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Apartment Vacancy Rates Decline in First Quarter

Apartment owners got a taste of encouraging news in the first quarter, as vacancy rates for all rental buildings with at least five units declined to 12.1% from 12.5% in the previous quarter, according a National Multi-Housing Council (NMHC) report released Thursday.

For investment-grade apartments, the national vacancy rate dropped to 7.2% from 8.2% in the prior quarter. That’s the lowest level for the first quarter vacancy rate since late 2008, NMHC notes.

The declines occurred across the country, leaving the Northeast with the lowest vacancy level, 5%, and the South with the highest, 8.9%. Since the recession began in December 2007, the South and West have experienced the steepest rise in vacancy levels, according to NMHC.

The results echo a survey released several days earlier by NMHC, which showed widespread gains in the apartment market. “There is clear improvement in apartment market conditions on all fronts,” notes Mark Obrinsky, NMHC Chief Economist, with regard to the survey.

“Even so, a sustained recovery in the apartment market needs a firm economic and demographic foundation,” says Obrinsky. “While the long-term prospects for the industry are bright, in the near-term the industry’s prospects still depend upon a stronger rebound in both the job market and household formation.”

Net absorption of investment-grade apartments in the first quarter rose to 21,369, up 5,785 from the previous quarter and up 58,333 from a year earlier. That’s the best first quarter performance for absorptions in a decade, NMHC reports.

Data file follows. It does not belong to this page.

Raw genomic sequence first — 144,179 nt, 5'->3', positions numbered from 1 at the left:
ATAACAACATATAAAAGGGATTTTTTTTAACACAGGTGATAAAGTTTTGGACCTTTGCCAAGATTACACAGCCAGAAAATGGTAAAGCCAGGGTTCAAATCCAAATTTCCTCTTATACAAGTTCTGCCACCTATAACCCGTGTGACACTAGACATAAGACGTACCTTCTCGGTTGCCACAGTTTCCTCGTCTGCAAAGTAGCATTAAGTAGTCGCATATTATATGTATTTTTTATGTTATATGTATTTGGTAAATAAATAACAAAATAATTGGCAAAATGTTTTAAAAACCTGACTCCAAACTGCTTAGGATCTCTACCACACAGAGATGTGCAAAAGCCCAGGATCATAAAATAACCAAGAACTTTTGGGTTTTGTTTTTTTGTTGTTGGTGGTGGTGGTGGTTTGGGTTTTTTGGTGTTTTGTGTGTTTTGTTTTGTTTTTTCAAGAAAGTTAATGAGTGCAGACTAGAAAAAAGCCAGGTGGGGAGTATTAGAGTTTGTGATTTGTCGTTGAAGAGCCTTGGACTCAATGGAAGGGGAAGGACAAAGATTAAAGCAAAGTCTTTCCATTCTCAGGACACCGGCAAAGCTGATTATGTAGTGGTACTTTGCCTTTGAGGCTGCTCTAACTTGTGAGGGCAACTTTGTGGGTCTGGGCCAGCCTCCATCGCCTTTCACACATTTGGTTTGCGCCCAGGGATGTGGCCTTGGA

Meanwhile, investment-quality completions dropped to 22,210, down 6,481 from a year earlier. The decline reflects a sharp decrease in new starts that have shrunk the new supply.

Still, rent growth remained weak or negative in the first quarter, according to NMHC. Rents declined throughout the country for the fifth consecutive quarter. Rents for professionally managed apartments tracked by MPF Research dropped 3.1% in the first quarter. The sharpest declines in rent growth occurred in the West, 4.5%, and in the South, 3%.

Sales volume drops

With regard to transactions, sales volume dropped in the first quarter to $4.3 billion, a decline of 19.4% from the previous quarter among properties tracked by New York-based research firm Real Capital Analytics. The transaction volume, however, was still far higher than in the doldrums of 2009, and represented an increase of 88.8% from the same period last year.

Although the volume of deals declined on a quarterly basis, prices rose substantially, reaching an average of $114,618 per apartment. That was an increase of 31.5% from the previous quarter and 32.4% from 2009, NMHC reports. The bolstered prices represent a return to pre-recession levels, the trade group reports.

However, the market value of investment-grade apartments in the National Council of Real Estate Fiduciaries (NCREIF) database declined in the fourth quarter. It fell 1.0% from the previous quarter and 14.2% from a year ago, according to NCREIF.

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